More emphasis needs to be given to the transition of tools, operator manuals, training, accompanying approaches and methods to industry. Many of the models, tools, techniques and methods developed by HSI could be cost-effectively applied by system development contractors as they iteratively define, refine, and baseline system designs. To facilitate this, ARL could provide contractors with HSI models and tools, operating manuals, and training. ARL HSI scientists need to also establish a professional relationship with contractor personnel operating these tools, models, and so on to gather lessons learned and ideas for tool and model enhancement.
ARL ought to focus more on using the results of analyses and assessments to improve human-system integration requirements for future acquisition programs. This could take the form of improved contract requirements or upgraded HSI domain standards. The current approach reflected in the human modeling area, is to evaluate contractor designs post-Milestone B. Delaying evaluation until post-Milestone B may be too late in the acquisition process to make cost-effective design changes. It is suggested that improved accommodation or soldier “space claim” requirements could be developed for future contracts, based on ARL’s 10+ years of Jack modeling experience. Improved requirements could lead to earlier problem detection and resolution.
It is important for ARL to develop a capability for analyzing and assessing HSI (e.g., human factors engineering [HFE], soldier interface and training) technologies for their potential in improving human-system integration and performance. One of the areas of emphasis for the A&A Campaign is titled “A&A on Technologies.” Currently, this area is limited to “SLV A&A of Technologies” and “Technology Trade Space A&A.” “Human Systems Integration Technologies” need to be added as a third subarea. Emerging soldier interface technologies need to be analyzed to determine if they hold potential for application to future Army systems. Additionally, formal usability assessment tools ought to be developed for analysis of soldier interface technologies.
JASS may hold potential for broader applications. Contractor HFE and user interface designers usually do not have knowledge of the soldier occupational specialties and grades that will be operating their systems to accomplish their required mission tasks. Without knowledge of the skills, aptitudes and knowledge of the users, contractors depend upon retired military or surrogate soldiers to analyze and assess their designs. With modification, JASS might be used as a tool to evaluate soldier jobs and user interfaces against the military occupational specialty (MOS) requirements for that position as established by the target audience description (TAD). This could result in earlier detection of mismatches between soldier capabilities and job requirements.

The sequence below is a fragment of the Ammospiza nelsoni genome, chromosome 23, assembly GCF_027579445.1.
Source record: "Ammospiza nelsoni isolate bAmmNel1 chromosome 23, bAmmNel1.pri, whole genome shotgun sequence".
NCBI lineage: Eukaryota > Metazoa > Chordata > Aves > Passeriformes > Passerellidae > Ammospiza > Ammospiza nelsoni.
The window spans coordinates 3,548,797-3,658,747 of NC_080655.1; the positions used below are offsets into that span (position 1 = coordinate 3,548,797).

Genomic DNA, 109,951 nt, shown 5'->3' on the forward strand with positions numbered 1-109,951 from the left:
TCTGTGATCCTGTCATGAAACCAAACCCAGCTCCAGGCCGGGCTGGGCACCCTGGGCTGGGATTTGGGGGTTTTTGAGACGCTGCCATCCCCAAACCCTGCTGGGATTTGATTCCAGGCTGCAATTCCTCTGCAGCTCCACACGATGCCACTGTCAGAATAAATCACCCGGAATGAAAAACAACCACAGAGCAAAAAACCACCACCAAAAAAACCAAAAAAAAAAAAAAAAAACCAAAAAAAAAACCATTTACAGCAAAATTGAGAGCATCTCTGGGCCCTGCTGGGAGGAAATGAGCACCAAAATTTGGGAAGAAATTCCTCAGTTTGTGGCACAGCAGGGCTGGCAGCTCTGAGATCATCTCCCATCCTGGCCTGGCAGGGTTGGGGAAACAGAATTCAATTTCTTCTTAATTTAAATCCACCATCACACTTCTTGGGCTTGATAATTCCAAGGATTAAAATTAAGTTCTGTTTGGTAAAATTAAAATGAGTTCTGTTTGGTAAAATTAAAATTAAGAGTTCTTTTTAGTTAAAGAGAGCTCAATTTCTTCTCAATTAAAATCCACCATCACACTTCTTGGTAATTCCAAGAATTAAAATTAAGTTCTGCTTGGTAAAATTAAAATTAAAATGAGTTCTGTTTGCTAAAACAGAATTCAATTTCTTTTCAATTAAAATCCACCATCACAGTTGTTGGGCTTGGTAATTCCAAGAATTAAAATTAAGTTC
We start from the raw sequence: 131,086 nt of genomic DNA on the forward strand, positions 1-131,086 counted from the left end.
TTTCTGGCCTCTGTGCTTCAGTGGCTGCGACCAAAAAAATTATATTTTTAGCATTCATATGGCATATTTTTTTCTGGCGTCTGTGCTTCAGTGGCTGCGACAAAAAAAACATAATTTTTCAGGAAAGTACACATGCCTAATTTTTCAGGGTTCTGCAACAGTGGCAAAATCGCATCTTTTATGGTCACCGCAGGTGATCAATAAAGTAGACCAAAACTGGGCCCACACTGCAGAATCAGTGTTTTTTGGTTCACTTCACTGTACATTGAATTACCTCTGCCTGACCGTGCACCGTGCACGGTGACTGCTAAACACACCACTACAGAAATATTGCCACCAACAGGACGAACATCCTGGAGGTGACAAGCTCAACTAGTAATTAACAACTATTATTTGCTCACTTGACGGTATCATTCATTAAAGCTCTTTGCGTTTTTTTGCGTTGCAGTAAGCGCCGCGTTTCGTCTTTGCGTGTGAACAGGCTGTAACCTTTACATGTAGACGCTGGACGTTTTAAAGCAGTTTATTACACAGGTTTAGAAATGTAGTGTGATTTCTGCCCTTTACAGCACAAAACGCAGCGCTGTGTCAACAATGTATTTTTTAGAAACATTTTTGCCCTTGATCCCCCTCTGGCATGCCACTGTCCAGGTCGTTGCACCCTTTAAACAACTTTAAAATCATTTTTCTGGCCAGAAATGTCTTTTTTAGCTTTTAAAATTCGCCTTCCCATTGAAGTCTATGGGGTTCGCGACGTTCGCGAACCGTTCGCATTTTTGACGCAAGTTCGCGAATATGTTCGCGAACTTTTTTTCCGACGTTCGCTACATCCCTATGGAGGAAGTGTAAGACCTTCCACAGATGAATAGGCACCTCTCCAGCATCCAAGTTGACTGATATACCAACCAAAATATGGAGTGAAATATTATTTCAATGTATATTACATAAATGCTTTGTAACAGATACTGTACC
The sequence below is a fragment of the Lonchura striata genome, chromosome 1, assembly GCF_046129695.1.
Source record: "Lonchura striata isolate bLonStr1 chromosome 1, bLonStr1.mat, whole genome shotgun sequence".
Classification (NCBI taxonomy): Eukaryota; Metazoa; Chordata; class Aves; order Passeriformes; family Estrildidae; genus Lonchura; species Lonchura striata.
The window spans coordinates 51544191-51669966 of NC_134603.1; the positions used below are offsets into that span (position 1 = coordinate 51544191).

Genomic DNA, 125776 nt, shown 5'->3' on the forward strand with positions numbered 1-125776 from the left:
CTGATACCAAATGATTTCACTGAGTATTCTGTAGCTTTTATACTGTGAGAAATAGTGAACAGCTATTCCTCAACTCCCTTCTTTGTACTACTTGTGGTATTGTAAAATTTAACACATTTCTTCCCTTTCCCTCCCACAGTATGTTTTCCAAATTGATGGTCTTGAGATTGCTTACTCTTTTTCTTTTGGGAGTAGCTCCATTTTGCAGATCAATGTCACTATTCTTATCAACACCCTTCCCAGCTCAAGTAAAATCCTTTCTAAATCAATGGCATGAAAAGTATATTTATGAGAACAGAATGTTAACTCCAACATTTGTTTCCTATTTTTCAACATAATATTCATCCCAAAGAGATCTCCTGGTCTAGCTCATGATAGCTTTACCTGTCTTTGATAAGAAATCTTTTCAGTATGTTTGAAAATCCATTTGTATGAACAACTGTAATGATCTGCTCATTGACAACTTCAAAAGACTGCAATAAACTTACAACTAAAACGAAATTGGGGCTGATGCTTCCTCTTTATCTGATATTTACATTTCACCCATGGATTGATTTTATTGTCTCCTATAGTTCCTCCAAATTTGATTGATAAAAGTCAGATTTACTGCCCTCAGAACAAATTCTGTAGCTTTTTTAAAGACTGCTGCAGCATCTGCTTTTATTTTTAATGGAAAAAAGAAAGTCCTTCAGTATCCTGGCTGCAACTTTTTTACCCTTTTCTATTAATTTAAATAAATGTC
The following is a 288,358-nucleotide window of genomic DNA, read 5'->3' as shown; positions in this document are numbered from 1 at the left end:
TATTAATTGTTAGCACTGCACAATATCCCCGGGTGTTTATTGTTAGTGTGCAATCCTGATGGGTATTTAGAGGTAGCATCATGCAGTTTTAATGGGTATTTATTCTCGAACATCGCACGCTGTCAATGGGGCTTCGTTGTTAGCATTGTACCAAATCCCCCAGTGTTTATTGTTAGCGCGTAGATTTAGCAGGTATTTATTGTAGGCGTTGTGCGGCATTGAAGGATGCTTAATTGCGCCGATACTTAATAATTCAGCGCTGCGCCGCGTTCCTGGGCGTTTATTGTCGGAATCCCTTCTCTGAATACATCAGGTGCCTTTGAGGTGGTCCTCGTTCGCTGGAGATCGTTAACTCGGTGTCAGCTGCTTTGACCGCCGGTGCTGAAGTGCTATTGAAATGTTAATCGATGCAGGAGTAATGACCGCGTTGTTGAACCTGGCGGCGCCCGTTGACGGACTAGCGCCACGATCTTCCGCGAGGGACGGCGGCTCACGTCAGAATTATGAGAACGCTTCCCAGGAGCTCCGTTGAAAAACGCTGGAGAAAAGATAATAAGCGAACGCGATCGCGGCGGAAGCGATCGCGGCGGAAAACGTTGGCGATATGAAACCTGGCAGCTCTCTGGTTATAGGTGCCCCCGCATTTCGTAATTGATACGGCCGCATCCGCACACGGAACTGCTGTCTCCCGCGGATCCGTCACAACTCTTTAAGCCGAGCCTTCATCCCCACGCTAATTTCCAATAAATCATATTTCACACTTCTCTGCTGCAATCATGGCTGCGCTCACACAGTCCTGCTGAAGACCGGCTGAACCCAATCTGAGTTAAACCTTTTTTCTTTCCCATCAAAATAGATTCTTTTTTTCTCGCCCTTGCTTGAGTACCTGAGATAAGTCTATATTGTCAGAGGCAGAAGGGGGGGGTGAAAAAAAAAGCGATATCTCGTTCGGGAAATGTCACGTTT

It is important that anthropometric models that deal with more realistic scenarios and dynamic conditions for soldier protection be developed soon. ARL presented plans to develop digital human models capable of analyzing varied scenarios and conditions that cannot be analyzed today. In addition, plans were put forward to extend accommodation analysis to include the dynamic conditions that vehicle occupants may experience—for example, rough terrain and improvised explosive device (IED) detonations. Including realistic, dynamic conditions in physical accommodation analysis could dramatically improve the validity of results and allow a higher probability of overall mission success; it could also materially improve soldier safety in the operational environment.
Some popular and important tools and models (e.g., IMPRINT) are not being supported as strongly as in the past. Improvement plans for other A&A capabilities (e.g., digital human modeling, dynamic accommodation) seem to extend over an excessive time span. A capability to perform dynamic soldier accommodation modeling, for example, is long overdue and compromises the ability to appropriately design vehicles and execute missions in an optimal manner.
The number and scope of analyses and assessments need to be expanded to address all domains of HSI. The analyses and assessments presented did not address all of the HSI domains. ARL ought to proactively collaborate between domains to ensure that all aspects of soldier integration are addressed. Currently, the ARL A&A scope emphasizes physical and cognitive soldier accommodation. To extend this, ARL/HRED can “reach out” to other Army organizations (e.g., Survivability and Lethality Analysis Directorate [SLAD] for force protection and survivability and ARL Orlando for training) and agencies responsible for the other HSI domains (i.e., habitability, safety and occupational health) and include their A&A tools, techniques and methods in the overall HSI toolset.
The ARLTAB assessment of this campaign is different from that of most, if not all, other campaign assessments, since the Analysis and Assessment Campaign is intended to be more of an analytically focused, crosscutting activity rather than being research focused. As a result, the criteria are different from those of research-focused campaigns. Nevertheless, the work needs to have technical depth.